The Vanishing Act: Bengaluru No Longer a Lake City?
Unendurable stink, irritation of skin and waste-dodging are the few agonizing things the residents have to deal with every day. They have repeatedly complained of lung-related ailments, chances of contracting vector-borne diseases and other infections.
A boy holds a dead fish in Lake Puttenahalli on the outskirts of Bengaluru. (Photo: Reuters)
Bengaluru: This southern city once rested under a canopy of greenery; a secure ecological dock, with lakes, flowering trees and colourful birds. This was, of course, before it severed itself from nature, to inch closer to becoming the silicon heaven. And once it did, it grew anew, having abandoned everything it originally was. The ‘City of Lakes’ was now the ‘Silicon City’ — ruthless, remorseless and competitively commercial.
Bengaluru is a fast city. It moves at a break-neck speed, with a tide of people flooding in every day, to make a future here. And as it does, it ignores everything on its way, even its lakes. The city once had around 600 small and big lakes. Today, the numbers are drearily low. There remain 200 now, of which only 60 qualify as proper lakes. A slap in the face of a city that was once a joyous mother to beautiful water bodies. Activists and citizen groups intend to save these remaining lakes that are constantly threatened.
One such lake is the city’s largest — Bellandur. Along with Varthur and Yemalur, this lake is begging to be saved. Urbanisation has led to a population boom, resulting in more people and sewage. The unchecked waste is commonly released in the water bodies, in the absence of a proper infrastructure to sustain the population expansion. Rampant encroachment has spelt trouble for the city, where fertile lands and wetlands — that support lake rejuvenation — are being illegally converted to support metropolitan demands. In their place, there stand high-rise apartments.
If we take a brief look at Bengaluru’s history, we learn that it is situated 3,000 feet above the sea level, making the city naturally air-conditioned. This elevation — coupled with the presence of lakes — attracted millions from across the country to settle here. Most of the lakes and tanks, in and around the city, were man-made. They were created with the purpose of holding potable water, and for irrigation and fishing activities. These lakes have also been credited for replenishing the groundwater resources.
In the last 40 years, appallingly, a few of the lakes disappeared. While the Dharmambudi Lake was converted into the Kempegowda bus terminus, the Sampige Lake became the Kanteerava stadium. The Koramangala Lake is being used as the National Dairy Research Institute and the Akkithimannahalli Lake has been converted into a hockey stadium. The list is cheerlessly long.
Photo Credit: S Suchitra Lata
Life is not perfectly satisfactory for condominium owners either. The occupants of luxury ‘lake’ view homes, are greeted by ‘froth’ instead.
Unendurable stink, irritation of skin and waste-dodging are the few agonizing things the residents have to deal with every day. They have repeatedly complained of lung-related ailments, chances of contracting vector-borne diseases and other infections. To top it all, this May, the froth caught fire in the Bellandur and Varthur lake areas. And the burning question remains: what is being done to save these lakes?
The answer is depressing. Pollution comes from untreated sewage and industrial effluents. The Bangalore Water Supply and Sewerage Board (BWSSB) is responsible for sewage control. Treatment plants are few; some of the existing ones are non-functional. Sewage seeps into fresh lakes, deteriorating their quality. Bore wells, consequently, give out water with high percentages of ammonium and phosphorus. These toxic substances add to health complications. More sewage treatment plants (STP) and effluent treatment plants (ETP) are in the ‘pipeline’.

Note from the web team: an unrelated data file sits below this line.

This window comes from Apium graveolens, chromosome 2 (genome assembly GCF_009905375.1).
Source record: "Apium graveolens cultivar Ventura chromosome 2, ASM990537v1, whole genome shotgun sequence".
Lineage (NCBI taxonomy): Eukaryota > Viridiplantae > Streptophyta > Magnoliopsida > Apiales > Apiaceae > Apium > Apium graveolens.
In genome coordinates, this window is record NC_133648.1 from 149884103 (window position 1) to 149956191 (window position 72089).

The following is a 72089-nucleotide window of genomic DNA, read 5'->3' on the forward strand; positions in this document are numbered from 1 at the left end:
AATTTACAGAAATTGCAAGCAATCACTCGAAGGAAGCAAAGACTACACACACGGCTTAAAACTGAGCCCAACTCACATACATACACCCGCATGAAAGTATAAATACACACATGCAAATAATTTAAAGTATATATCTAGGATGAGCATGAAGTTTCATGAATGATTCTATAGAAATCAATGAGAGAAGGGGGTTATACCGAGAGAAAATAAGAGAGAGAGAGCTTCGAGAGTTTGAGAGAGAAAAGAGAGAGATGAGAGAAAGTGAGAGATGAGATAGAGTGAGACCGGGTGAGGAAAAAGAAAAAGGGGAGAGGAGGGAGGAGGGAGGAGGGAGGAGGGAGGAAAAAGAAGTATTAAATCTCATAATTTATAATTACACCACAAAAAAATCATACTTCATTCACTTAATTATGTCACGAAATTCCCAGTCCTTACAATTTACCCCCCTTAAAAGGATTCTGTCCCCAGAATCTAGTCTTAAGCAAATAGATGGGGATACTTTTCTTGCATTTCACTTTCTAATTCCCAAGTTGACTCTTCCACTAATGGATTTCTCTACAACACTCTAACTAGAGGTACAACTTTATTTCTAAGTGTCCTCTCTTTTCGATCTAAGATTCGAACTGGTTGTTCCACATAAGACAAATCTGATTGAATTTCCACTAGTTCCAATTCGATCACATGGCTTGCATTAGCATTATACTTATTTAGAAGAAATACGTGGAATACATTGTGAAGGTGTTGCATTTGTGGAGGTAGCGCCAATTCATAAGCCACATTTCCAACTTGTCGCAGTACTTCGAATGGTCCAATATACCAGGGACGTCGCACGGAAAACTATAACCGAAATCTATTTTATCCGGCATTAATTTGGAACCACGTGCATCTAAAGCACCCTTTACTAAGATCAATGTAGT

Bellandur Lake also reels under a civic custodian battle. As a result, no new renewal projects are taken up because the overseeing civic body intends to clear incoming pollutants first. Adding to the mayhem is the 918-metre lake boundary that is unguarded.
Sewage flows in from four directions — Koramangala, Chalaghatta, Agaram and Iblur. An inspection in the year 1997 by Ramamurthy, an environmentalist, showed that continuous invasion and deposition of silt and muck reduced the depth of the lake in the middle to five metres, as against an ideal 20 metres. The official petition to save the lake began then, close to two decades ago. It stands to be realised.
Photo Credit: S Suchitra Lata
Numbers tell a tall tale. The estimated cost to construct three STPs by BWSSB was Rs 300 crore. In December 2015, the Karnataka State Pollution Control Board (KSPCB) granted Rs 100 crore to carry out rejuvenation projects. In April, 2016, the Centre sanctioned Rs 800 crore to the Karnataka government to protect the lakes in Bengaluru.
Photo Credit: S Suchitra Lata
Dr T V Ramachandra, an IISc professor who has been actively involved in the protection of lakes and wetlands in the city, disagrees with the approach. He, along with other experts are of the opinion that building huge treatment plants instead of several smaller ones will only worsen the situation. In case of failure, the entire system will be disturbed. Besides, constructing four mega plants around the Bellandur Lake will starve the other lakes of water, as treated water will only reach one lake.
To stem the crisis, Bengaluru needs proper allocation of funds. And also some sensitivity and sagaciousness. This is a city that breathes on lakes. The death of these water bodies will ensure the death of the city. It is only a matter of time.
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